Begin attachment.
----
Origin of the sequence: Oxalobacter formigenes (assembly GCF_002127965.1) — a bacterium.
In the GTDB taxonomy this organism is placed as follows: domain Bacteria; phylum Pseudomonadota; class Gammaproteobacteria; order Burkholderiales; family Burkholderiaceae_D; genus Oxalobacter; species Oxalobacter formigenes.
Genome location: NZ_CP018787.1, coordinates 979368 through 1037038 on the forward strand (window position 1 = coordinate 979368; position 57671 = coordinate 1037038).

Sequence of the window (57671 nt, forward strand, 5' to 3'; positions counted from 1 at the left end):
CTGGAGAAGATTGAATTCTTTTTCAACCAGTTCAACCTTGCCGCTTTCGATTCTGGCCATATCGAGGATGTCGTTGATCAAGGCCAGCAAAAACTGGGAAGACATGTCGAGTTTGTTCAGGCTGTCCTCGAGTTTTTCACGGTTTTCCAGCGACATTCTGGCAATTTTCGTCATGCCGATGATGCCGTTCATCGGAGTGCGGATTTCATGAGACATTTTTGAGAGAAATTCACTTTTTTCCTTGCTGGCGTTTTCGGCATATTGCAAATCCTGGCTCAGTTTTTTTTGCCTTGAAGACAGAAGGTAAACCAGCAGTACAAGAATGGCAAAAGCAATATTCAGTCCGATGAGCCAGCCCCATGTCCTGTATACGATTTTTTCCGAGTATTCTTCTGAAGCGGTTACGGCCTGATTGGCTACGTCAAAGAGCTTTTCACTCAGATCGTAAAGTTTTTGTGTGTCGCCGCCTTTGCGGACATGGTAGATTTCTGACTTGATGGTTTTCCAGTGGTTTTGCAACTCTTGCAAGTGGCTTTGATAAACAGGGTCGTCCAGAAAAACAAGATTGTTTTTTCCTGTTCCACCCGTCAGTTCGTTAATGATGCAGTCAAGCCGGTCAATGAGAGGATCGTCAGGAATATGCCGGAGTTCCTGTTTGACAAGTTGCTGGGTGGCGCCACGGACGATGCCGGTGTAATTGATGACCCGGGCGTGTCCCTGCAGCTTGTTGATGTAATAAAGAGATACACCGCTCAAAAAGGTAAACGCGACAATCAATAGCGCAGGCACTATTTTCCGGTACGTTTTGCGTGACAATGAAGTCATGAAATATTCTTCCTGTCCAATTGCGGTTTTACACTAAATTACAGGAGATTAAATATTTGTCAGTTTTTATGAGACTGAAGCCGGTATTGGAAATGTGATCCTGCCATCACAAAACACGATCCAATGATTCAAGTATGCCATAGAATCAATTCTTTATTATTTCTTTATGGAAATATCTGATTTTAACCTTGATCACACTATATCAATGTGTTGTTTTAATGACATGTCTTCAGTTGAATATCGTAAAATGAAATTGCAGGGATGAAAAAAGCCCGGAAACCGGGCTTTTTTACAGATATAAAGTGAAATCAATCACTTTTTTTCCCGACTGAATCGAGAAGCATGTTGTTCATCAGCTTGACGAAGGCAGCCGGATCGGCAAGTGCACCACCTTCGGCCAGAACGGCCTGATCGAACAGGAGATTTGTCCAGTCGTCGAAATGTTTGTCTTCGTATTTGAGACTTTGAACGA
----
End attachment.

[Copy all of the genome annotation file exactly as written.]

Origin of the sequence: Oxalobacter formigenes (assembly GCF_002127965.1) — a bacterium.
In the GTDB taxonomy this organism is placed as follows: domain Bacteria; phylum Pseudomonadota; class Gammaproteobacteria; order Burkholderiales; family Burkholderiaceae_D; genus Oxalobacter; species Oxalobacter formigenes.
Genome location: NZ_CP018787.1, coordinates 979368 through 1037038 on the forward strand (window position 1 = coordinate 979368; position 57671 = coordinate 1037038).

Sequence of the window (57671 nt, forward strand, 5' to 3'; positions counted from 1 at the left end):
CTGGAGAAGATTGAATTCTTTTTCAACCAGTTCAACCTTGCCGCTTTCGATTCTGGCCATATCGAGGATGTCGTTGATCAAGGCCAGCAAAAACTGGGAAGACATGTCGAGTTTGTTCAGGCTGTCCTCGAGTTTTTCACGGTTTTCCAGCGACATTCTGGCAATTTTCGTCATGCCGATGATGCCGTTCATCGGAGTGCGGATTTCATGAGACATTTTTGAGAGAAATTCACTTTTTTCCTTGCTGGCGTTTTCGGCATATTGCAAATCCTGGCTCAGTTTTTTTTGCCTTGAAGACAGAAGGTAAACCAGCAGTACAAGAATGGCAAAAGCAATATTCAGTCCGATGAGCCAGCCCCATGTCCTGTATACGATTTTTTCCGAGTATTCTTCTGAAGCGGTTACGGCCTGATTGGCTACGTCAAAGAGCTTTTCACTCAGATCGTAAAGTTTTTGTGTGTCGCCGCCTTTGCGGACATGGTAGATTTCTGACTTGATGGTTTTCCAGTGGTTTTGCAACTCTTGCAAGTGGCTTTGATAAACAGGGTCGTCCAGAAAAACAAGATTGTTTTTTCCTGTTCCACCCGTCAGTTCGTTAATGATGCAGTCAAGCCGGTCAATGAGAGGATCGTCAGGAATATGCCGGAGTTCCTGTTTGACAAGTTGCTGGGTGGCGCCACGGACGATGCCGGTGTAATTGATGACCCGGGCGTGTCCCTGCAGCTTGTTGATGTAATAAAGAGATACACCGCTCAAAAAGGTAAACGCGACAATCAATAGCGCAGGCACTATTTTCCGGTACGTTTTGCGTGACAATGAAGTCATGAAATATTCTTCCTGTCCAATTGCGGTTTTACACTAAATTACAGGAGATTAAATATTTGTCAGTTTTTATGAGACTGAAGCCGGTATTGGAAATGTGATCCTGCCATCACAAAACACGATCCAATGATTCAAGTATGCCATAGAATCAATTCTTTATTATTTCTTTATGGAAATATCTGATTTTAACCTTGATCACACTATATCAATGTGTTGTTTTAATGACATGTCTTCAGTTGAATATCGTAAAATGAAATTGCAGGGATGAAAAAAGCCCGGAAACCGGGCTTTTTTACAGATATAAAGTGAAATCAATCACTTTTTTTCCCGACTGAATCGAGAAGCATGTTGTTCATCAGCTTGACGAAGGCAGCCGGATCGGCAAGTGCACCACCTTCGGCCAGAACGGCCTGATCGAACAGGAGATTTGTCCAGTCGTCGAAATGTTTGTCTTCGTATTTGAGACTTTGAACGA